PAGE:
Learning to draw – practice sketches

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After working through Betty Edward’s book, watching a lot of YouTube videos, and trying to draw at least x1 thing per day, I thought I would share some sketches of how things are going.

Here are some of my most recent creations.



I am a big Pixar fan, so I just had to try drawing some of my favorite characters. The hard thing with characters for me is hair and eyes. Get the eyes wrong and it all falls to pieces. Hands are hard too.


Same thing here. Basic structure for Mr. Fredrickson is his body. It’s blocky which helps.


Couldn’t find the original drawing I based this off of but it was good practice.


Perhaps the drawing I am most proud of – Goofy. I got most things here pretty right. You can see where I messed up the chin, and didn’t have the heart to erase and start over again. I do those while the family and I are watching playoff hockey so time is of the essence.


I take that back. This is probably my favorite picture. Here I was so proud at getting the basic structure right (sketch on the left) that I learned that if I put the time into getting the proportions of the picture right, the rest becomes a lot easier. Then it just becomes a matter of filling in the blanks and details (which can still be hard!).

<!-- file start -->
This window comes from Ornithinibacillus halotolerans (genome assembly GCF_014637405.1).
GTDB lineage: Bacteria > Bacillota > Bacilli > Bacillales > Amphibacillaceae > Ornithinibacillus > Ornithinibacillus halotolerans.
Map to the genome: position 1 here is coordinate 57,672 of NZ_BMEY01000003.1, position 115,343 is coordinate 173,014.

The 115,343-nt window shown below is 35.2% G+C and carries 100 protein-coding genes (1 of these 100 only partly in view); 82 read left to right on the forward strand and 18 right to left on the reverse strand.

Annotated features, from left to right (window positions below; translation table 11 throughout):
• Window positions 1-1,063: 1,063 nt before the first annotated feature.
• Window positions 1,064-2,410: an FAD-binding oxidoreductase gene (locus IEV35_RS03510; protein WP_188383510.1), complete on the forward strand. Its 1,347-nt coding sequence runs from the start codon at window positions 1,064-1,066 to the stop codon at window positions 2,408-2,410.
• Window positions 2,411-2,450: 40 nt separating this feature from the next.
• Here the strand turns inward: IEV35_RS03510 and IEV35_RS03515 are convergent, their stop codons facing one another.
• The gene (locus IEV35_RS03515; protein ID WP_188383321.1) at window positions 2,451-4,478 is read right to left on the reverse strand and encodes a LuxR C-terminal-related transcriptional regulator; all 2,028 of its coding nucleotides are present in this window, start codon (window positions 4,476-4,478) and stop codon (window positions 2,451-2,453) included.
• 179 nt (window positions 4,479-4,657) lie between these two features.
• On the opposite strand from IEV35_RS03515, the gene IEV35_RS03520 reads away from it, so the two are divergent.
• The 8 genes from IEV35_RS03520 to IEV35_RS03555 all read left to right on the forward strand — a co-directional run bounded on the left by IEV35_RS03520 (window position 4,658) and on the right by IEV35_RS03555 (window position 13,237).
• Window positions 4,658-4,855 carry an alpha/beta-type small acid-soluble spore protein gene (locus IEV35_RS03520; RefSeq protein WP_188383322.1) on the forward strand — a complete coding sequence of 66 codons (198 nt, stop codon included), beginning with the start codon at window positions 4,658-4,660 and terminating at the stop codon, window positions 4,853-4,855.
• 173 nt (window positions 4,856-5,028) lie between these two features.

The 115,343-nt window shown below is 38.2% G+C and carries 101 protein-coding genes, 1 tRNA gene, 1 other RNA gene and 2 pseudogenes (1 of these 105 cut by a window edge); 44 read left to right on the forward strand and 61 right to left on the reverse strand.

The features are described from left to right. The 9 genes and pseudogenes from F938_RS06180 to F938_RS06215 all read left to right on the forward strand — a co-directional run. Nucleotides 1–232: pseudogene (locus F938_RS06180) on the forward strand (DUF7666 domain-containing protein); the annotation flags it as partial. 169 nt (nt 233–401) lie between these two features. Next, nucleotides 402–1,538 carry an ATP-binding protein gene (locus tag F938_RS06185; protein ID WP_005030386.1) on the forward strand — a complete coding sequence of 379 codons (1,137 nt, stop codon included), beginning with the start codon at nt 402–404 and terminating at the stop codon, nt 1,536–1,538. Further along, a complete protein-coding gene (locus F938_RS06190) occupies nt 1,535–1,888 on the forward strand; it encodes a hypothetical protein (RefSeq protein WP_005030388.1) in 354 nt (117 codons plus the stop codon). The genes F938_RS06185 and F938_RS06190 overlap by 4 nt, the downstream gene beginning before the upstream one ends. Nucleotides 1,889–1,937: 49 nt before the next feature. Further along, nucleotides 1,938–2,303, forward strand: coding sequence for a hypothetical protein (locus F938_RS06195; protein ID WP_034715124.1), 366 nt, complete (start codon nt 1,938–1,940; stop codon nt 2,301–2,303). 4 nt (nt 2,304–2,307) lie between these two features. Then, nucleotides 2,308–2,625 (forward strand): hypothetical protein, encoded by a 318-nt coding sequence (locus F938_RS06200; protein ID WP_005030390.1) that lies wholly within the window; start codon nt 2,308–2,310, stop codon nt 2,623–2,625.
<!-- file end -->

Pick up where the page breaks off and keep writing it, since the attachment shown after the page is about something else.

I am a big fan of fantasy art. So I after watching a few videos on bone and structure, I wanted to draw replicating some of my favorite pictures from this book:


I started of course with one of my favorite fantasy pictures of all time:


Larry Elmore is one of my favorite fantasy artists and this picture is a classic. It’s gorgeous. Here I was just trying to get the basic poses down of the main characters.

Here is another, where I wanted to try and get the structure points right on the wizard Raistlin.


If you look close, you can see the skeleton points I used on the left to define the basic structure and orientation of the warrior. This is critical in help you get stance right.


This one I really like. It just felt good to get the basic pose down.


Here you can see I took a run at doing the face, but faces are hard. I lack the skill to do those. But again, here I am just practice getting the body and orientation down. Faces, eyes, and hair are going to take a lot of practice.

Still life

Only tried one of these so far. This was perhaps the hardest thing I have tried to draw to date.